I have probably talked about my love for Argentinian literature too much, but this short little novel is a great example of why I love it. In under 150 pages Ariana Harwicz was able to pack so much more raw emotion into her book than I thought was possible. This is so intense & emotional, it will hit you hard, but I think it is worth it. I have never experienced post-natal depression/psychosis, but I now have a small idea of what it must feel like. Female Argentinian writers are doing amazing things for the literary world, I recommend you pay them attention.

7. Aetherial Worlds: Stories by Tatyana Tolstaya (translated by Anya Migdal)

Yes, this was another episode of my podcast (episode seven), thank you for noticing. Tolstaya must be living in the shadow of her family name, can she ever compare to Leo Tolstoy? She has proven to me at least that she can carry this huge legacy. Her stories are unique in the way it combines her own thoughts with the aetherial world. The highlight in this book will have to be Smoke and Shadows, it really brings out her wicked sense of humour.

6. Fever and Spear (Your Face Tomorrow 1) by Javier Marías (translated by Margaret Jull Costa)

This may only be book one in the Your Face Tomorrow trilogy but there is something about the writing that makes me want everything ever written by this author. I love a good literary thriller but there is so much more to this novel. It is a metaphysical novel with some of the most elegant writing I have ever read in a thriller-like novel. At times you are not sure if you are reading a spy novel or a work of philosophy and I loved every moment I had with this book.

5. Disoriental by Négar Djavadi (translated by Tina Kover)

If you ask me, the wrong book won the first National Book Award for Translated Literature. Disoriental was my pick and I did read the entire longlist. Not to argue but if you are going to debut a new literary prize, your first winner really speaks to the tone of the award. Obviously, Flights could never win because the National Book Foundation needed to distinguish themselves apart from the Man Booker, but you picked the same author that won the inaugural Warwick Prize for Women in Translation last year. I am not bitter about this choice.

4. Faces in the Crowd by Valeria Luiselli (translated by Christina MacSweeney)

Yes, this was episode two on my podcast, do you see a trend? I think I just love being able to talk about books with people. This book feels like it is diving into the world of translating and as you can see, I read a lot of books in translation. You can see plenty of trends in my reading from this list along, women in translation and Latin American literature for example. When the first page has a line like “I worked as a reader and translator in a small publishing house dedicated to rescuing ‘foreign gems.’ Nobody bought them, though, because in such an insular culture translation is treated as suspicion. But I liked my work and I believed that for a time I did it well.” I know I am hooked.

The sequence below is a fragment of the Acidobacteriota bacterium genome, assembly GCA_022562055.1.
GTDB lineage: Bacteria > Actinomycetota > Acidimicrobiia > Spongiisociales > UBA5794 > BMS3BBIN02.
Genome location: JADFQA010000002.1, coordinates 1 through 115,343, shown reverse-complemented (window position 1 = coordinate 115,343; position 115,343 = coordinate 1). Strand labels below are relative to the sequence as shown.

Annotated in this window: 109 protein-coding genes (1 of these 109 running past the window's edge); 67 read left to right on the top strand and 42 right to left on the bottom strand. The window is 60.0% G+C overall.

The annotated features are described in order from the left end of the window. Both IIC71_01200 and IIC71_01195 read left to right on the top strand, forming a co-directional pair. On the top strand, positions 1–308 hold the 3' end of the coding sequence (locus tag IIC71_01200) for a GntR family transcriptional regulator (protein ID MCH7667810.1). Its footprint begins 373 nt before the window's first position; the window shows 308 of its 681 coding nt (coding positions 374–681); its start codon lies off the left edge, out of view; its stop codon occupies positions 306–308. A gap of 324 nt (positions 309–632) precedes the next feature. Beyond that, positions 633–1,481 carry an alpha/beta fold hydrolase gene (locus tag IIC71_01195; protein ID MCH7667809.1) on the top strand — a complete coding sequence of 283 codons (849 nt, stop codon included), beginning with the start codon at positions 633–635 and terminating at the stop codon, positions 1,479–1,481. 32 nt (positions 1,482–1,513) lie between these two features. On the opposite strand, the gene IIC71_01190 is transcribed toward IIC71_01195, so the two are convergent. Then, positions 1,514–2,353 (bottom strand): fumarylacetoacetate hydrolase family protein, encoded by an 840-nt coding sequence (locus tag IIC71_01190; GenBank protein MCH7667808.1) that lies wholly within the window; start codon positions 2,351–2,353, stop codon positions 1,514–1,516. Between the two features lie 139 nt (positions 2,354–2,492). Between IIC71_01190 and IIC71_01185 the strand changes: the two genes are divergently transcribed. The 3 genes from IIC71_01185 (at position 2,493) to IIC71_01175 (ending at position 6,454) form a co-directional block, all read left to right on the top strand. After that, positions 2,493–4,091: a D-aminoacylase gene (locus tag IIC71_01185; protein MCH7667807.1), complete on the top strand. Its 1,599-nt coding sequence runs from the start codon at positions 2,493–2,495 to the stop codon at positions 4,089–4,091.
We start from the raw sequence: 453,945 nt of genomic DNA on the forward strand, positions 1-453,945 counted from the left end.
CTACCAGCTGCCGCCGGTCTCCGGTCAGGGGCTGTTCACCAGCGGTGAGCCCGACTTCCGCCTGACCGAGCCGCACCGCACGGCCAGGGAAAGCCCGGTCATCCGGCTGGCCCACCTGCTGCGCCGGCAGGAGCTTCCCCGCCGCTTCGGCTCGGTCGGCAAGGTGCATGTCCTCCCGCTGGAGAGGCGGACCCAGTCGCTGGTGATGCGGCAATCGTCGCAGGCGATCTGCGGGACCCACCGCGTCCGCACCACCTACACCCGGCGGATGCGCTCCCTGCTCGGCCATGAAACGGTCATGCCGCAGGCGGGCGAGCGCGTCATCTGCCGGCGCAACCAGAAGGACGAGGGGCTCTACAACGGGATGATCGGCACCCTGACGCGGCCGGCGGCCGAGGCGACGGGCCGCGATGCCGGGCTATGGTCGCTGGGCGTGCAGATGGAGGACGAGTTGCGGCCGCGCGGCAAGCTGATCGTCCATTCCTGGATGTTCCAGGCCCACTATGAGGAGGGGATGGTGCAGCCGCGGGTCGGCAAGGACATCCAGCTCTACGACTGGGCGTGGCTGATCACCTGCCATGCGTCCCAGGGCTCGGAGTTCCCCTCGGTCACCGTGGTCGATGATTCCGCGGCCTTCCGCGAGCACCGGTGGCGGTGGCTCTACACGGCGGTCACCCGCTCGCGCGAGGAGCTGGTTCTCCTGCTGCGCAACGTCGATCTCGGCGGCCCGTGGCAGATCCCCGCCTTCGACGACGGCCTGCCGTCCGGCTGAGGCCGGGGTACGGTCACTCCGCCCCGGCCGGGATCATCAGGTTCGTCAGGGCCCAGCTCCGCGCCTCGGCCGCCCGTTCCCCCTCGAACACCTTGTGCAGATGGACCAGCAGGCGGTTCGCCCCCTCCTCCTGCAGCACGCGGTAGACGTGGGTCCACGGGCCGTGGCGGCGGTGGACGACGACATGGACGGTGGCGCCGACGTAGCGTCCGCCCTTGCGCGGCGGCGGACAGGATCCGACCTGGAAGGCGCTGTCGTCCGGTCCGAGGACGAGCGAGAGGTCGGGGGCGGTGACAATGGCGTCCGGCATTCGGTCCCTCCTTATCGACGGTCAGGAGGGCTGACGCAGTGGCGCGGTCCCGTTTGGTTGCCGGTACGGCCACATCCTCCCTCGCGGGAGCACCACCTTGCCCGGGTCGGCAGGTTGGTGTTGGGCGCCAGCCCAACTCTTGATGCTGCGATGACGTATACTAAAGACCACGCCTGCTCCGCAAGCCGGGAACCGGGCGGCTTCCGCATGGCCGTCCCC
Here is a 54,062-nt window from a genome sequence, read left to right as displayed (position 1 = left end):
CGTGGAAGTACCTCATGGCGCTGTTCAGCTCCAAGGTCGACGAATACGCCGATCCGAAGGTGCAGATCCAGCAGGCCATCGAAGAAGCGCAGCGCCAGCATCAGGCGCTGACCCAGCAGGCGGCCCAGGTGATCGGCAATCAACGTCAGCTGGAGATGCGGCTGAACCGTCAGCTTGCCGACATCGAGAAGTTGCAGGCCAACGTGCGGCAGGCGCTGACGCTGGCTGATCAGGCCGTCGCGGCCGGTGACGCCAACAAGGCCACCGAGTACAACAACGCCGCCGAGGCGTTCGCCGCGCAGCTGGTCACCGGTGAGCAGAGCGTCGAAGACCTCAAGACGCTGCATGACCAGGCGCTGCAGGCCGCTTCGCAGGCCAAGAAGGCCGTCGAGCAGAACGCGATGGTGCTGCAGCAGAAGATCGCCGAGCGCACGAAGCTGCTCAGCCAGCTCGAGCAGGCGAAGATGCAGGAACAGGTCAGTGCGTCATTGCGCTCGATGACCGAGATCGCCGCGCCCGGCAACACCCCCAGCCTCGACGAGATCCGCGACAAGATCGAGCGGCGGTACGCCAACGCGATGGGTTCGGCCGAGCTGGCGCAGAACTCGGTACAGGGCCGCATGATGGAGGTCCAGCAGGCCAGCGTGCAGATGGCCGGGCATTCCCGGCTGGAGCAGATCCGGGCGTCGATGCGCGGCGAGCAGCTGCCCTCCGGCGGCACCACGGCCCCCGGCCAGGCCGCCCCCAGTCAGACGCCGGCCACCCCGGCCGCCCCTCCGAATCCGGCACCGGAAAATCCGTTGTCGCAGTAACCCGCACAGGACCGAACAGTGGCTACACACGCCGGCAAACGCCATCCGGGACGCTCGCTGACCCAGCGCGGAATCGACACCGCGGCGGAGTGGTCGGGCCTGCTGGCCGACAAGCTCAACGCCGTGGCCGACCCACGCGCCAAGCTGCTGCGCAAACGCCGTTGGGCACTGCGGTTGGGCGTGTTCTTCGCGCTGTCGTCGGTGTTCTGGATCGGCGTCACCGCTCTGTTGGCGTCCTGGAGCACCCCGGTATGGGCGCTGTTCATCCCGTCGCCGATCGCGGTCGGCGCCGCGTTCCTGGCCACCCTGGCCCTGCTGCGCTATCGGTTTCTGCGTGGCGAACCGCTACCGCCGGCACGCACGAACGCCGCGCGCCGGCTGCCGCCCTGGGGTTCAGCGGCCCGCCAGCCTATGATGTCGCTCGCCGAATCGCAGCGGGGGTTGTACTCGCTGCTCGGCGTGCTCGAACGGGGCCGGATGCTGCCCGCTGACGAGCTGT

3. The Seven Madmen by Roberto Arlt (translated by Nick Caistor)

This Argentinian classic has an afterword by Roberto Bolaño, which gives you a sense of the style and was the reason I picked this book up. The gritty pulp-like writing, is one of my favourite styles of writing to read. What elevated it to the top of my list is just how relevant this book is, ninety years later. Exploring the fanaticism of extremist politics, the book is described as “an uncanny prophesy of the cycle of conflict which would scar his country’s passage through the twentieth century” but really this feels prophetic to the rest of the world as well.

2. Sphinx by Anne Garréta (translated by Emma Ramadan)

I have a top fifteen list prepared for the end of the year, but then I read Sphinx and good bye Out by Natsuo Kirino (trans. by Stephen Snyder). I was so close to putting this at number one, it is that good. Sphinx is a non-binary love story from one of the few female members of Oulipo. I love experimental literature and Garréta challenged my gender expectations by never revealing the gender of the narrator or their love interest. Impressive, but can you imagine trying to avoid genders when you write in French?

1. The 7th Function of Language by Laurent Binet (translated by Sam Taylor)

Have you ever read a book and thought this was written just for me? This is how I feel about The 7th Function of Language. This is a literary thriller that explores the world of literary criticism. Roland Barthes, Jacques Derrida, Umberto Eco, Gilles Deleuze, Michel Foucault, Judith Butler, and Julia Kristeva all play a role in this book and I love the way Binet explores literary criticism without making it difficult for the reader to follow along. I am sure a literary expert might get annoyed by all the explanations of literary theories, but I really appreciated it.